Historical Plant Trellis Use In Gardens

Historical Plant Trellis Use In Gardens

What would we do without trellises to add a sense of style and grace to the garden? How would we rein in rambunctious vines or show off that gorgeous clematis? Have you ever stopped to wonder about the history of the trellis? Chances are, you take the trellis for granted, and you probably haven’t given much thought to the beginning of plant trellis use in gardens. Let’s explore the history of the trellis.

Where Do Trellises Come From?

Nobody knows for sure who invented the first trellis, but we know they were used by ancient civilizations to support grapevines and climbing roses, and that ornate, carved trellises were a distinctive feature of gardens as early as the 14th and 15th centuries.

Some historians think trellises were probably used in the Garden of Eden, but of course, we have no way of knowing that for certain. However, thanks to early Roman and Greek wall paintings, we know for sure they were a feature in Mediterranean gardens

European Palaces: Plant Trellis Use in Gardens

King Louis XIV hired an architect to build an elaborate trellis for his French garden. Word got around about the King’s magnificent trellises, and it wasn’t long before the idea spread to palaces throughout Europe.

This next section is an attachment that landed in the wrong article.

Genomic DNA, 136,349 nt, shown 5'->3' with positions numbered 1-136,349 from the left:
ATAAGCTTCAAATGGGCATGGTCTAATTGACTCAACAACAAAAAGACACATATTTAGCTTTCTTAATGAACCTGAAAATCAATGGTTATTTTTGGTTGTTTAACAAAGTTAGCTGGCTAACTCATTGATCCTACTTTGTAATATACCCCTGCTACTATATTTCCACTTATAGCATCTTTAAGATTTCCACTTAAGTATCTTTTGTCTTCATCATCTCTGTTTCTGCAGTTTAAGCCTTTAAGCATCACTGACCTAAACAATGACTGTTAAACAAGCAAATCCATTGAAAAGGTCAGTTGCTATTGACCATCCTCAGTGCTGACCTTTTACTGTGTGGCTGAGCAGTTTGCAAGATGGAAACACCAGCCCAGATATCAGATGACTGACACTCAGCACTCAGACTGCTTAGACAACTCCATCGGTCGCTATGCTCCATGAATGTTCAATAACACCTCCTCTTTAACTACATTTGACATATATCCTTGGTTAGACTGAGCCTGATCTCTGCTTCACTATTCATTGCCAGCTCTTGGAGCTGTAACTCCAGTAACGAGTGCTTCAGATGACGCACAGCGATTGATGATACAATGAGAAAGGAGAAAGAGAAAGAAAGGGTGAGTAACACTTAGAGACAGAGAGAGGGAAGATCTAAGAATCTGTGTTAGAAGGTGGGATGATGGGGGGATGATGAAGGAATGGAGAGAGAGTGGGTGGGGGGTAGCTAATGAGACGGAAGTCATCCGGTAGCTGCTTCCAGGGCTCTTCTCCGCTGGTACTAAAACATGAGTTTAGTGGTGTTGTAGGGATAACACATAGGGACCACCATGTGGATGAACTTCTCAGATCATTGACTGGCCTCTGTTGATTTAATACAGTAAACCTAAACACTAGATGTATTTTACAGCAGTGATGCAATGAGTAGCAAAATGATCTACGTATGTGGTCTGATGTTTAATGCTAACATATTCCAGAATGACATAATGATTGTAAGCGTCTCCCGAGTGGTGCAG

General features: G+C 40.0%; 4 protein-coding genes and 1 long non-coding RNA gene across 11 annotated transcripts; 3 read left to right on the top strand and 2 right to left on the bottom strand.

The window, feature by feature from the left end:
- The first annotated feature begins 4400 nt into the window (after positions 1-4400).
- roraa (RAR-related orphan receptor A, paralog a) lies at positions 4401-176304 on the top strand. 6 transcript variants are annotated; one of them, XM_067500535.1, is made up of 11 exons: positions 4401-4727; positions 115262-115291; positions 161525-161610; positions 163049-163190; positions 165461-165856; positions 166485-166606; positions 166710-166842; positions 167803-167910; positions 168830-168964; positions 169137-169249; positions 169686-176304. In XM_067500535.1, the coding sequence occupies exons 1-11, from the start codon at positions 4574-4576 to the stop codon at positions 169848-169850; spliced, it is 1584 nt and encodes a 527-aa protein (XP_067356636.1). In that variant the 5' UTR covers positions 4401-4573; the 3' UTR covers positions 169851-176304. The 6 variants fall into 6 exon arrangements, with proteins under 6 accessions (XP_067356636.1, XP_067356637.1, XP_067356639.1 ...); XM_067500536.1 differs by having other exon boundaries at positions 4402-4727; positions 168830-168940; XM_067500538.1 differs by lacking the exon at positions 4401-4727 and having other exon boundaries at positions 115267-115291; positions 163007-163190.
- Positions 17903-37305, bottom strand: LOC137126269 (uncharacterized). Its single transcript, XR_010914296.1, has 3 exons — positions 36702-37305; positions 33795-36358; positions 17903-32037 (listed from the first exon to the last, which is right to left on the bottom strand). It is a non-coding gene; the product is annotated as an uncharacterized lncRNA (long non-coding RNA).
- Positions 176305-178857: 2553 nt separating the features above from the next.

The trellis was no longer limited strictly to functionality but became a specialized art form in elegant European gardens.

History of the Trellis in North America

By the early 19th century, trellises were widely used in the garden, but also indoors where they provided an airy, light effect. The approach was daring for the time and not always appreciated. However, the trellis as an art form, often designed by well-known artists and architects, continued to grow in popularity despite the critics and naysayers.

Today, the trellis ranges from simple, functional structures that help support climbing plants and keep vines above the ground to elaborate structures constructed of wood, plastic, metal, or bamboo.

Indoors, we use trellises a variety of ways too, such as support for pictures, hats, coats, jewelry, or to hold pots and pans and expand storage space in the kitchen.



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